The Children’s Trust, an organization that strives to support and improve the lives of children and their families throughout Miami-Dade County, has announced an $84 million investment benefiting organizations of all sizes in order to better serve the community.
The investment will recur annually for the next five years. The trust says that $54 million is set to support youth after-school care and summer programs. This increase in funding will allow programming in Miami to increase by 50 percent.
The Children's Trust aims to enhance and support the Miami-Dade community by advocating for and funding investments and programs with youth and families in mind.
Many organizations are first-time funding recipients, including EnFamilia, which supports family life through arts and education; Honey Shine, which mentors girls ages 8-18 and provides workshops and a summer camp; and Musicall, which strives to ensure all children have access to music education.
The sold-out 13th annual Champions for Children Awards Ceremony on Thursday will recognize child and family advocates who have gone above and beyond to assist and support the Miami-Dade community through philanthropic and legal actions.
Miami-Dade Public Defender Carlos J. Martinez will be awarded the Excellence in Public Policy Award for his contributions to juvenile defenders over the last 30 years. Martinez's advocacy for at-risk youth has resulted in policy changes that have greatly aided juvenile defenders. As a result of his work, bills that increase the confidentiality of juvenile defenders, eradicate school arrests for minor offenses, and terminate mandatory life sentences for juveniles tried in adult court have been implemented, among many others, according to the Children's Trust.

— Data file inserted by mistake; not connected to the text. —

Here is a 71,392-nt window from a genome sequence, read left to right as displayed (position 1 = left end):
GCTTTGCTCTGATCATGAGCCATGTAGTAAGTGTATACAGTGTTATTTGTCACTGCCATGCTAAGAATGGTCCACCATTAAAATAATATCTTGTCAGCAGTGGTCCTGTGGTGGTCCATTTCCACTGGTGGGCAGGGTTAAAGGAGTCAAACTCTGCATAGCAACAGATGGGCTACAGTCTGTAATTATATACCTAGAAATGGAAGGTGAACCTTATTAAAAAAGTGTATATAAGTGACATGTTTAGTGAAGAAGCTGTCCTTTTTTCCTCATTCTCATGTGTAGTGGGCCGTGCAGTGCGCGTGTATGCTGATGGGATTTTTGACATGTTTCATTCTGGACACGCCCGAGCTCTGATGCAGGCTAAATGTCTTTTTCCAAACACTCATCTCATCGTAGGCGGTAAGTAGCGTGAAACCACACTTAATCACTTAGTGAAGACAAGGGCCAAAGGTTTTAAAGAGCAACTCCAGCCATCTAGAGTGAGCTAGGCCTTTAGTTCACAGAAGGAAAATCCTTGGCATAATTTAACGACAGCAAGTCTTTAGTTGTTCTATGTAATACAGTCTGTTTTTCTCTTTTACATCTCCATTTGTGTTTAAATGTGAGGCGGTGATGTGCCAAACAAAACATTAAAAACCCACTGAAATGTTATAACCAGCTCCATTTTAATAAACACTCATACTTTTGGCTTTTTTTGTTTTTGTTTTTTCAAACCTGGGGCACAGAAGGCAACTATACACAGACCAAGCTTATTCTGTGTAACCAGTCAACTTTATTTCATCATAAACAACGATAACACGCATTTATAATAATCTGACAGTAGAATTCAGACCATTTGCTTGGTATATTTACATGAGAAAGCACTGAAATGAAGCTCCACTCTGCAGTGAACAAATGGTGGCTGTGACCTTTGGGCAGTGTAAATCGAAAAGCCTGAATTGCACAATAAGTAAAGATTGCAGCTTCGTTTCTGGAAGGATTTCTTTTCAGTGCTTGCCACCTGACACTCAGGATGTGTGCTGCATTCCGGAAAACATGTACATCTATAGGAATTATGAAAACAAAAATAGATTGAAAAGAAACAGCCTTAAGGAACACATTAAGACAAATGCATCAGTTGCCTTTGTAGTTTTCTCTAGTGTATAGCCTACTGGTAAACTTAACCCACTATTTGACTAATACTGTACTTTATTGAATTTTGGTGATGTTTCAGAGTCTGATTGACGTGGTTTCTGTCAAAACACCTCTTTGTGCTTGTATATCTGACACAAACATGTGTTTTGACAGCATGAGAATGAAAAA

Martinez said that one of his greatest accomplishments is the elimination of shackling in juvenile court. In 2006, he challenged the practice, which he described as "dehumanizing and humiliating" for children. This way, he said, "we can rehabilitate them going forward."
Martinez also helped decrease the number of school arrests, according to the Miami-Dade County Juvenile Services Department / Quest Analytics and Department of Juvenile Justice Information System: 2005 saw 2,190 arrests while 2017 saw only 247. The significant reduction was partly due to conversations Martinez was starting.
Miami-Dade County has made huge strides in children's advocacy, Martinez said, but there is still more to come. Far too many children and families are victimized by gun violence on a daily basis.
"It's as bad as a war in some ways," Martinez said. "They are living in a state of fear when they should be focusing on having a childhood, going to school, being able to learn."
Martinez believes the elimination of gun violence, in addition to improving the lives of parents as well as children, is crucial to Miami-Dade County's future. "Too many children have parents who have been locked into a cycle of poverty because of having some kind of arrest in their background," he said. "There are people who could be in the workforce but cannot be because of the limitations from a prior criminal record."
Juvenile Division Circuit Court Judge Cindy S. Lederman will accept the David Lawrence Jr. Champion for Children Award for her lifetime of support for and dedication to the needs of children. She encouraged the use of science and research in courts as a means to help children in more empirical ways.
In an op-ed piece she wrote for the Miami Herald earlier this year, Lederman raised awareness of the rights of minors to an attorney, and urged Floridians to approach with hesitation the Constitutional Revision Commission's Proposal 40.
Earl Maulding, director of Theatre for Young Audiences at Actors' Playhouse in Coral Gables, will receive the Excellence in Direct Service Award.